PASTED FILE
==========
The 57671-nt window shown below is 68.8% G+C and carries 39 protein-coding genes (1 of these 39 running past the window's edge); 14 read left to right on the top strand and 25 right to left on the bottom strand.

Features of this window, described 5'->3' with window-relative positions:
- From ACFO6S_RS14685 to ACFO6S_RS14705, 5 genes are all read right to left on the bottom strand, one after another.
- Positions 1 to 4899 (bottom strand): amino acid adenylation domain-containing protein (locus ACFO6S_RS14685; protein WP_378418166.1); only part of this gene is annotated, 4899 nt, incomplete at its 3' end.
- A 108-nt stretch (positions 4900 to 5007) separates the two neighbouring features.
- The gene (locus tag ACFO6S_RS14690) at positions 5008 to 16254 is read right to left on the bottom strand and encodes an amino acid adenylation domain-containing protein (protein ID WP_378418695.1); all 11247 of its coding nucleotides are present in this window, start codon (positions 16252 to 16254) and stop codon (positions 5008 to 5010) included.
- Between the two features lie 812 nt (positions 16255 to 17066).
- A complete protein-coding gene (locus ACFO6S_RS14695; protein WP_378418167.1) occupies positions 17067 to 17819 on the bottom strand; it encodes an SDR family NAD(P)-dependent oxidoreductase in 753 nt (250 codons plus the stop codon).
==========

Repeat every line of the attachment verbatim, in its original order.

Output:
The 57671-nt window shown below is 68.8% G+C and carries 39 protein-coding genes (1 of these 39 running past the window's edge); 14 read left to right on the top strand and 25 right to left on the bottom strand.

Features of this window, described 5'->3' with window-relative positions:
- From ACFO6S_RS14685 to ACFO6S_RS14705, 5 genes are all read right to left on the bottom strand, one after another.
- Positions 1 to 4899 (bottom strand): amino acid adenylation domain-containing protein (locus ACFO6S_RS14685; protein WP_378418166.1); only part of this gene is annotated, 4899 nt, incomplete at its 3' end.
- A 108-nt stretch (positions 4900 to 5007) separates the two neighbouring features.
- The gene (locus tag ACFO6S_RS14690) at positions 5008 to 16254 is read right to left on the bottom strand and encodes an amino acid adenylation domain-containing protein (protein ID WP_378418695.1); all 11247 of its coding nucleotides are present in this window, start codon (positions 16252 to 16254) and stop codon (positions 5008 to 5010) included.
- Between the two features lie 812 nt (positions 16255 to 17066).
- A complete protein-coding gene (locus ACFO6S_RS14695; protein WP_378418167.1) occupies positions 17067 to 17819 on the bottom strand; it encodes an SDR family NAD(P)-dependent oxidoreductase in 753 nt (250 codons plus the stop codon).